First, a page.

Georgia-born Charlie Smith, a writer with impressive range, has published eight previous collections of poetry and seven novels. In Jump Soul, his new poems are a mature vision of the considerable promise and pleasures of his earlier work, the best of which are included here. They are fierce, lyrical and fully accommodate the opposites held in each moment.
Smith's impact as a young poet was immediate: his first collection, Red Roads, was a National Poetry Series selection, and George Plimpton once introduced him as a young William Faulkner. His early themes--family, the failures to erase the distance between the people one loves, the power of memory, the inevitability of loss--are the stuff of life and of poetry, but Smith wakes them up with explosions of words and images. His narrators sometimes guard against the inevitability of loss with a world-weary cynicism, and the pursuit of pleasure is a barrier against "the kick of death." Other poems draw on memory to find promise in a world where pain is not vanquished but does not prevent pleasure, where "the red flowers/ returned to the trees/ as if winter was nothing to them, nothing at all."
Many of Smith's selections are longer, confessional works. In "As for Trees," his character remembers his boyhood to count "the stupendous oaks and hickories I climbed,/ catafalques and monuments, broken-down harassed, improvident trees,/ unconnected, poorly constructed unsought after trees...." Later in the poem, as the trees shift meaning and become symbols for the people he's lost, the word pleasure remains.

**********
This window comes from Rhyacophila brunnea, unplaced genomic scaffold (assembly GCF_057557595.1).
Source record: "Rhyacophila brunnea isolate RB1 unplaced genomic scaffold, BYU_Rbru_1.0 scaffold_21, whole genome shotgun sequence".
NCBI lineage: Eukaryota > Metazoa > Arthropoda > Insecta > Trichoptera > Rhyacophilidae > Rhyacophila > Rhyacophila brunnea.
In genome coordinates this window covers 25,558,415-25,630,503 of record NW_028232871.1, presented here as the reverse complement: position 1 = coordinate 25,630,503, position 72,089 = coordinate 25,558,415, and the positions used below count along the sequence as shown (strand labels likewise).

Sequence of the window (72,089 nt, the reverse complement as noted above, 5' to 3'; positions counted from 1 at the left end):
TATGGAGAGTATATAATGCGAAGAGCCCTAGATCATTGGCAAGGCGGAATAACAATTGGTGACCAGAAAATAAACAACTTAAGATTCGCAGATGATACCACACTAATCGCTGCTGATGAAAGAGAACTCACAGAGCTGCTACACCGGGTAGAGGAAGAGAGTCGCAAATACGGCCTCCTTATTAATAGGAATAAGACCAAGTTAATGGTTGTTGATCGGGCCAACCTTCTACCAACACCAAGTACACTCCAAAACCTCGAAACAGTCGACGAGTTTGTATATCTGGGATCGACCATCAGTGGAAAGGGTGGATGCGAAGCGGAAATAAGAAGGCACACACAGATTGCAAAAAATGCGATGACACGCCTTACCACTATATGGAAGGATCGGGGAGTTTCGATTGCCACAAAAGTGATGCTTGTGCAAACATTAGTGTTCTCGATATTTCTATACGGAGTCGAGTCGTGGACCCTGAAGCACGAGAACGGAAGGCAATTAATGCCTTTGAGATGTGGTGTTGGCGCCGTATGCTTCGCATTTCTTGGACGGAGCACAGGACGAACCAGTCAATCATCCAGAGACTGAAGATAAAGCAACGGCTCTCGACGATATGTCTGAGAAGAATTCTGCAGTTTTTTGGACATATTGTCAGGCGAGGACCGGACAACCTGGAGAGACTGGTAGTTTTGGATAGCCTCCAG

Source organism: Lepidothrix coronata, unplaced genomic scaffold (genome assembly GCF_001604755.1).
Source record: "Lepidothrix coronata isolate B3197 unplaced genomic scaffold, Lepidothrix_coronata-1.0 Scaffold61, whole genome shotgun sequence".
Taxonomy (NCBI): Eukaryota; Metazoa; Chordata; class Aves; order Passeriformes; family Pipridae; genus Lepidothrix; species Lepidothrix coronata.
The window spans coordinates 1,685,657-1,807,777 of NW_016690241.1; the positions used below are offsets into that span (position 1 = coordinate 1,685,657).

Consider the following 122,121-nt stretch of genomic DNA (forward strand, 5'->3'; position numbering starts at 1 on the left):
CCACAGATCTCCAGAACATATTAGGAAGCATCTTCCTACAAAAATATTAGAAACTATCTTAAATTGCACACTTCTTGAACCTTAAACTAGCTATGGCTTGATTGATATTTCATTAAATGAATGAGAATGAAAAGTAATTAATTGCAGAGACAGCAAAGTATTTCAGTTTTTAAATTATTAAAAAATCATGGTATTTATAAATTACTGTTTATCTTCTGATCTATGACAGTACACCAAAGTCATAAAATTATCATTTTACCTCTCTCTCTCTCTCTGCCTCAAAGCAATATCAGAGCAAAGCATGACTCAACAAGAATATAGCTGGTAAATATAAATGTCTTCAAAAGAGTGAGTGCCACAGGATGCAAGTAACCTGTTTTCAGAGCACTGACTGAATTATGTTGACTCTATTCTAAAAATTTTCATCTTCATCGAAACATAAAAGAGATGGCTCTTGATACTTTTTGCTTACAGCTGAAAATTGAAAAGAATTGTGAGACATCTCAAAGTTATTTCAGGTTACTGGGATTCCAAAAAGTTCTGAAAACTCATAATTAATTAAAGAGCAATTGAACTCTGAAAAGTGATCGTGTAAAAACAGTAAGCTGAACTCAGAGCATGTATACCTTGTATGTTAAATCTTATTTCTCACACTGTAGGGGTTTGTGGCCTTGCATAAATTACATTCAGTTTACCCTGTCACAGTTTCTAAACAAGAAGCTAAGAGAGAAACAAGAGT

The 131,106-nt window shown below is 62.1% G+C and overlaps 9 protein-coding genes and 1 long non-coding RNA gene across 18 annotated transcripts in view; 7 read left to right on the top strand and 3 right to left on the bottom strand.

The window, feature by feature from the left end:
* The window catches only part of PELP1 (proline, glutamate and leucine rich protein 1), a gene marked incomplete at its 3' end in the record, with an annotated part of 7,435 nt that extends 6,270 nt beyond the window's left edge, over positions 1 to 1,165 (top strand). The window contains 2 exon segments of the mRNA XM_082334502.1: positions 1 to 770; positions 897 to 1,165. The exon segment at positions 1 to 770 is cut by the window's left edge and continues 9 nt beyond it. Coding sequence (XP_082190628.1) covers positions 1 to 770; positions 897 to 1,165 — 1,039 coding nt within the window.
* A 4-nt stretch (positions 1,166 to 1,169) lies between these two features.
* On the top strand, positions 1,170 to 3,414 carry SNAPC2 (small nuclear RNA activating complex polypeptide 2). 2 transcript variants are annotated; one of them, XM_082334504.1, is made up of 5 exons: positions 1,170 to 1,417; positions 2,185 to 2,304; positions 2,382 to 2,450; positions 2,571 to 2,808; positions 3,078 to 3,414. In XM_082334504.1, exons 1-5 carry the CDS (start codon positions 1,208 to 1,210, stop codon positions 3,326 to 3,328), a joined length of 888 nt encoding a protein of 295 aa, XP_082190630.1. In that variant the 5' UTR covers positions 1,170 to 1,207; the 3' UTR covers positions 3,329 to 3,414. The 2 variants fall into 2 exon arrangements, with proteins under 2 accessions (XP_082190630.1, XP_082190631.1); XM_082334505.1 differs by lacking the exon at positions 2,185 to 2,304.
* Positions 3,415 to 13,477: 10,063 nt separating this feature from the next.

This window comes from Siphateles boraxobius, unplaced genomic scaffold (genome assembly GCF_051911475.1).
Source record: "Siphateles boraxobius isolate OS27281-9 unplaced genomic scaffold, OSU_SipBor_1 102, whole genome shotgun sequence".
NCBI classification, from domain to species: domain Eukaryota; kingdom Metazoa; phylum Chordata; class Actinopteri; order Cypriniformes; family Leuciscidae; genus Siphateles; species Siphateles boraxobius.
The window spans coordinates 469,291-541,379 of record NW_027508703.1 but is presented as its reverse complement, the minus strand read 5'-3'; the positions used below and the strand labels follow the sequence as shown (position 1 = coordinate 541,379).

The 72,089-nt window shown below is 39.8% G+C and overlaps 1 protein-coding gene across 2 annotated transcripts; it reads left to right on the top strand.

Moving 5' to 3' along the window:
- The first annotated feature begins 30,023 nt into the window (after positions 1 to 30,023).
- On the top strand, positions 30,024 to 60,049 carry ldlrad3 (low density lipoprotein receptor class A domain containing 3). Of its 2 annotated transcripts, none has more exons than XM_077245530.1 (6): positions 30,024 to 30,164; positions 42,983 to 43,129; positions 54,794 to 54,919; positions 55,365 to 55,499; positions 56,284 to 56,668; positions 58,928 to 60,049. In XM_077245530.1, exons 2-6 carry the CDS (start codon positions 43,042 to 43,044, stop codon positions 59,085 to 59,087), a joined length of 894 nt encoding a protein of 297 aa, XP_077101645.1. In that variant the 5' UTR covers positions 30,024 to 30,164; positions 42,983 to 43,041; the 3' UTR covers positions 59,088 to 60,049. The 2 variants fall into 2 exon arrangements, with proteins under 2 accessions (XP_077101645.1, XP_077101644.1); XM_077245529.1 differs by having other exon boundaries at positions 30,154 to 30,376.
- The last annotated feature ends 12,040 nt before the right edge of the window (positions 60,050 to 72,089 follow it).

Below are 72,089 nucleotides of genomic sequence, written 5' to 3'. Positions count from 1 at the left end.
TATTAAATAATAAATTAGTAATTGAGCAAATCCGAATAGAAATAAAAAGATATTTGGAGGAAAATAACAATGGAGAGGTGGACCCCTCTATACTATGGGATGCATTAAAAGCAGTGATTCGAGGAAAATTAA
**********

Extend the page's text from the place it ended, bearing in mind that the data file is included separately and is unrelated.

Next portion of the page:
This recognition of the paradox of loss in the midst of life's fullness is especially pronounced in the new selections, many of which are among Smith's best. They are more bittersweet and more direct. "Life on Earth" is especially successful; it's bleak and gorgeous, layering images that are always concrete and grounded with almost violent energy, showing how the discarded remnants of natural beauty in the shadow of the Metropolitan Museum triggers a moment where something else shifts: "Yet even here, even now, some assistant/ leaning on his life to come--loss then fade away--makes up his mind."
Smith's ability to make those connections--between the dark and the light, between seemingly unrelated images--to allow us to see something new, marks him as a major poet. The kinetic energy of his words and the concrete and grounded imagery make this volume a pleasure to read. --Jeanette Zwart
Shelf Talker: Charlie Smith's new poems (and the best from his eight previous collections) reward readers with the pleasure of words and a fresh look at universal truths.